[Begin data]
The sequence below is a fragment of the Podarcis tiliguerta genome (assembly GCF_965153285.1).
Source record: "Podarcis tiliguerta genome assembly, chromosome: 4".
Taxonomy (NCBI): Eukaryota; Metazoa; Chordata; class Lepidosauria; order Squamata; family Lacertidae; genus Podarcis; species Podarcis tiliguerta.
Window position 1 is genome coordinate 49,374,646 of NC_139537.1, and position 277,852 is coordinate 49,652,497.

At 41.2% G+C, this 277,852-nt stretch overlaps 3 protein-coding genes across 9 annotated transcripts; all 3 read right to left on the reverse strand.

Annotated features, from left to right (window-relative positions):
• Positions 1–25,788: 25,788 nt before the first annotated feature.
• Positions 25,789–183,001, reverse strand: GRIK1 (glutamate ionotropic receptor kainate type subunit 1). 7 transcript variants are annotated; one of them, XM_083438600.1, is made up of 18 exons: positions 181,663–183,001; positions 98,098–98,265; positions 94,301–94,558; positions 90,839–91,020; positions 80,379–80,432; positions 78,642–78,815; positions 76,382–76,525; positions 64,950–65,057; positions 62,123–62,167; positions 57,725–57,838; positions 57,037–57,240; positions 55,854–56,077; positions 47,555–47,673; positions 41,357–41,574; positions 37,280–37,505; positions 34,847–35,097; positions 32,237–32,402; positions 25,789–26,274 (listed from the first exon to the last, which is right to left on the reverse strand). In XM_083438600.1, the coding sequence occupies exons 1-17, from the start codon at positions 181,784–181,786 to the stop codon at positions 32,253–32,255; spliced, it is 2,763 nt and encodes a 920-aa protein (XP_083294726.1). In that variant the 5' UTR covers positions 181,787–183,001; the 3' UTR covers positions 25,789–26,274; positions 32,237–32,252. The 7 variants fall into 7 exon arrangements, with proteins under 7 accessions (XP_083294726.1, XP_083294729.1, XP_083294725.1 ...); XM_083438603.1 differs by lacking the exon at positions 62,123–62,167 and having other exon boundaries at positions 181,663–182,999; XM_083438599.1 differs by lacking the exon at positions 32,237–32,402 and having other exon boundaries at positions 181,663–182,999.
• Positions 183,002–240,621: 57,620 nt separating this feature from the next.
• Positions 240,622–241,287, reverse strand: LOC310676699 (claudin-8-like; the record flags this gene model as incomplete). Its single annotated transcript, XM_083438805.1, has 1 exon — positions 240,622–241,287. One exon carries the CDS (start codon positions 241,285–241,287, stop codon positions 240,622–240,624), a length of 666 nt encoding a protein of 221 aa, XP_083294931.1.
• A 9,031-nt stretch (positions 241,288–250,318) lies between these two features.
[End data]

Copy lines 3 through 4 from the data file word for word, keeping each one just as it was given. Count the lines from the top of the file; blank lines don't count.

Taxonomy (NCBI): Eukaryota; Metazoa; Chordata; class Lepidosauria; order Squamata; family Lacertidae; genus Podarcis; species Podarcis tiliguerta.
Window position 1 is genome coordinate 49,374,646 of NC_139537.1, and position 277,852 is coordinate 49,652,497.